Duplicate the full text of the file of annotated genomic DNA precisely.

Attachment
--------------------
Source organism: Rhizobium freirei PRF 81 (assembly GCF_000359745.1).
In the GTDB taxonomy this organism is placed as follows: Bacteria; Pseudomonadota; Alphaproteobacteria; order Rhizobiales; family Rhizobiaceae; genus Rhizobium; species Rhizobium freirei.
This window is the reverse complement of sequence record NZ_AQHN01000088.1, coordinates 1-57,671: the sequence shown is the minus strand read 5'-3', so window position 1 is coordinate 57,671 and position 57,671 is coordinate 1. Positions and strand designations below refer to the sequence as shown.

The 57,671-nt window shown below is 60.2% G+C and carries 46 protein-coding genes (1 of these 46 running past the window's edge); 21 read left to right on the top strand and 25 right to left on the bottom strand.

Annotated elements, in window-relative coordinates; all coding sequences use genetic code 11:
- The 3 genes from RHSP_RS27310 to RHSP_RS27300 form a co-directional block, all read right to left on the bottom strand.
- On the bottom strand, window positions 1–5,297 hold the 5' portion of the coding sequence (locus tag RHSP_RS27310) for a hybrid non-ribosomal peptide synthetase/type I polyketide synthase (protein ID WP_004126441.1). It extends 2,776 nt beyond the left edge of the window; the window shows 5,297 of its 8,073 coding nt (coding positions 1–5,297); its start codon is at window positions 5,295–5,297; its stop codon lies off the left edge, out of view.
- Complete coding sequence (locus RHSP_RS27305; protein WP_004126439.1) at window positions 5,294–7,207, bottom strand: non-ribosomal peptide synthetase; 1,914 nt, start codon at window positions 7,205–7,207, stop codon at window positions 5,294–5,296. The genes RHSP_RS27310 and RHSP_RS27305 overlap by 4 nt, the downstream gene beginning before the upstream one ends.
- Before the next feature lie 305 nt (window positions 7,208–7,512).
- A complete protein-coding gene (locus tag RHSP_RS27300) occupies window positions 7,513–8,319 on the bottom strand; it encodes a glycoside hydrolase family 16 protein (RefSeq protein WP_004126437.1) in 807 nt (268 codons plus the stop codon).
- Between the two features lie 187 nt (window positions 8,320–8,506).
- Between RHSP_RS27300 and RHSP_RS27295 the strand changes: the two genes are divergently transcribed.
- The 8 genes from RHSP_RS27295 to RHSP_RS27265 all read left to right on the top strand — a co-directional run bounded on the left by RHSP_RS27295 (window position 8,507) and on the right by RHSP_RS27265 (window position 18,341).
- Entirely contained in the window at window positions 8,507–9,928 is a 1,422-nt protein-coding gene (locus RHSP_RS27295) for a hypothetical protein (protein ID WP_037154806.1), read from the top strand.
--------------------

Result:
Source organism: Rhizobium freirei PRF 81 (assembly GCF_000359745.1).
In the GTDB taxonomy this organism is placed as follows: Bacteria; Pseudomonadota; Alphaproteobacteria; order Rhizobiales; family Rhizobiaceae; genus Rhizobium; species Rhizobium freirei.
This window is the reverse complement of sequence record NZ_AQHN01000088.1, coordinates 1-57,671: the sequence shown is the minus strand read 5'-3', so window position 1 is coordinate 57,671 and position 57,671 is coordinate 1. Positions and strand designations below refer to the sequence as shown.

The 57,671-nt window shown below is 60.2% G+C and carries 46 protein-coding genes (1 of these 46 running past the window's edge); 21 read left to right on the top strand and 25 right to left on the bottom strand.

Annotated elements, in window-relative coordinates; all coding sequences use genetic code 11:
- The 3 genes from RHSP_RS27310 to RHSP_RS27300 form a co-directional block, all read right to left on the bottom strand.
- On the bottom strand, window positions 1–5,297 hold the 5' portion of the coding sequence (locus tag RHSP_RS27310) for a hybrid non-ribosomal peptide synthetase/type I polyketide synthase (protein ID WP_004126441.1). It extends 2,776 nt beyond the left edge of the window; the window shows 5,297 of its 8,073 coding nt (coding positions 1–5,297); its start codon is at window positions 5,295–5,297; its stop codon lies off the left edge, out of view.
- Complete coding sequence (locus RHSP_RS27305; protein WP_004126439.1) at window positions 5,294–7,207, bottom strand: non-ribosomal peptide synthetase; 1,914 nt, start codon at window positions 7,205–7,207, stop codon at window positions 5,294–5,296. The genes RHSP_RS27310 and RHSP_RS27305 overlap by 4 nt, the downstream gene beginning before the upstream one ends.
- Before the next feature lie 305 nt (window positions 7,208–7,512).
- A complete protein-coding gene (locus tag RHSP_RS27300) occupies window positions 7,513–8,319 on the bottom strand; it encodes a glycoside hydrolase family 16 protein (RefSeq protein WP_004126437.1) in 807 nt (268 codons plus the stop codon).
- Between the two features lie 187 nt (window positions 8,320–8,506).
- Between RHSP_RS27300 and RHSP_RS27295 the strand changes: the two genes are divergently transcribed.
- The 8 genes from RHSP_RS27295 to RHSP_RS27265 all read left to right on the top strand — a co-directional run bounded on the left by RHSP_RS27295 (window position 8,507) and on the right by RHSP_RS27265 (window position 18,341).
- Entirely contained in the window at window positions 8,507–9,928 is a 1,422-nt protein-coding gene (locus RHSP_RS27295) for a hypothetical protein (protein ID WP_037154806.1), read from the top strand.